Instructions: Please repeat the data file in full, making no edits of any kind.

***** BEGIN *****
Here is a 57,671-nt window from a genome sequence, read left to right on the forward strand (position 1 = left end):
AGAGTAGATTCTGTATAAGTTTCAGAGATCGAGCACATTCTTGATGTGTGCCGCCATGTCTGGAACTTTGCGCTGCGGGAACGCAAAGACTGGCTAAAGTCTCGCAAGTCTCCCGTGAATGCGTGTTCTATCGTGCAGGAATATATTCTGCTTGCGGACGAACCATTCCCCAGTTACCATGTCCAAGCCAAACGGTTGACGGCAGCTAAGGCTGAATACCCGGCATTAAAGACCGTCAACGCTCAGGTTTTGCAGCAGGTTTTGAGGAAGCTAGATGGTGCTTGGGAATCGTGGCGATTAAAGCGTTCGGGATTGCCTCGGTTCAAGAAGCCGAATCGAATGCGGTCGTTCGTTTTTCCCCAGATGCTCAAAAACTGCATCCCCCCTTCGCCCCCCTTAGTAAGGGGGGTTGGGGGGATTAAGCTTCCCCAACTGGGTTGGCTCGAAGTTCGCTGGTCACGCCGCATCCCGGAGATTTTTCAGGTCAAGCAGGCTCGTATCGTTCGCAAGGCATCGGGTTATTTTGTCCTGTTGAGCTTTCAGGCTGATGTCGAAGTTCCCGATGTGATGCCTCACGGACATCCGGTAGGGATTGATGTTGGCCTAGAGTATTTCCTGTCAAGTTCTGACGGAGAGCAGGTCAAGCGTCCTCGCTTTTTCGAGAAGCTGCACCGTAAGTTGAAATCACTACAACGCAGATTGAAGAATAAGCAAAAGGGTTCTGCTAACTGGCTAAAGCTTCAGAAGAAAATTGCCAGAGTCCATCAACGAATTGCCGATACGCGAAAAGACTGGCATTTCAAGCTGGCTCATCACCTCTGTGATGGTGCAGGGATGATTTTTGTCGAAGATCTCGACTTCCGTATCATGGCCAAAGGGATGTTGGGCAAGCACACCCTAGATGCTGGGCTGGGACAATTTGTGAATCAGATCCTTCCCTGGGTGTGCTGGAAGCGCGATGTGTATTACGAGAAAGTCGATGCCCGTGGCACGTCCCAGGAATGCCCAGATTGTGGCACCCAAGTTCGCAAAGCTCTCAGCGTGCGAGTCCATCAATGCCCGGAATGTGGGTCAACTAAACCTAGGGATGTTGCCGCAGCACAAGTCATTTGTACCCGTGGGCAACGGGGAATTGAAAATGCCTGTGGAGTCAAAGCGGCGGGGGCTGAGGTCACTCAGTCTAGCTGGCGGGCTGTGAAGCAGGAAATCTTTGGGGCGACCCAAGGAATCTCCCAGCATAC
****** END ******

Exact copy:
Here is a 57,671-nt window from a genome sequence, read left to right on the forward strand (position 1 = left end):
AGAGTAGATTCTGTATAAGTTTCAGAGATCGAGCACATTCTTGATGTGTGCCGCCATGTCTGGAACTTTGCGCTGCGGGAACGCAAAGACTGGCTAAAGTCTCGCAAGTCTCCCGTGAATGCGTGTTCTATCGTGCAGGAATATATTCTGCTTGCGGACGAACCATTCCCCAGTTACCATGTCCAAGCCAAACGGTTGACGGCAGCTAAGGCTGAATACCCGGCATTAAAGACCGTCAACGCTCAGGTTTTGCAGCAGGTTTTGAGGAAGCTAGATGGTGCTTGGGAATCGTGGCGATTAAAGCGTTCGGGATTGCCTCGGTTCAAGAAGCCGAATCGAATGCGGTCGTTCGTTTTTCCCCAGATGCTCAAAAACTGCATCCCCCCTTCGCCCCCCTTAGTAAGGGGGGTTGGGGGGATTAAGCTTCCCCAACTGGGTTGGCTCGAAGTTCGCTGGTCACGCCGCATCCCGGAGATTTTTCAGGTCAAGCAGGCTCGTATCGTTCGCAAGGCATCGGGTTATTTTGTCCTGTTGAGCTTTCAGGCTGATGTCGAAGTTCCCGATGTGATGCCTCACGGACATCCGGTAGGGATTGATGTTGGCCTAGAGTATTTCCTGTCAAGTTCTGACGGAGAGCAGGTCAAGCGTCCTCGCTTTTTCGAGAAGCTGCACCGTAAGTTGAAATCACTACAACGCAGATTGAAGAATAAGCAAAAGGGTTCTGCTAACTGGCTAAAGCTTCAGAAGAAAATTGCCAGAGTCCATCAACGAATTGCCGATACGCGAAAAGACTGGCATTTCAAGCTGGCTCATCACCTCTGTGATGGTGCAGGGATGATTTTTGTCGAAGATCTCGACTTCCGTATCATGGCCAAAGGGATGTTGGGCAAGCACACCCTAGATGCTGGGCTGGGACAATTTGTGAATCAGATCCTTCCCTGGGTGTGCTGGAAGCGCGATGTGTATTACGAGAAAGTCGATGCCCGTGGCACGTCCCAGGAATGCCCAGATTGTGGCACCCAAGTTCGCAAAGCTCTCAGCGTGCGAGTCCATCAATGCCCGGAATGTGGGTCAACTAAACCTAGGGATGTTGCCGCAGCACAAGTCATTTGTACCCGTGGGCAACGGGGAATTGAAAATGCCTGTGGAGTCAAAGCGGCGGGGGCTGAGGTCACTCAGTCTAGCTGGCGGGCTGTGAAGCAGGAAATCTTTGGGGCGACCCAAGGAATCTCCCAGCATAC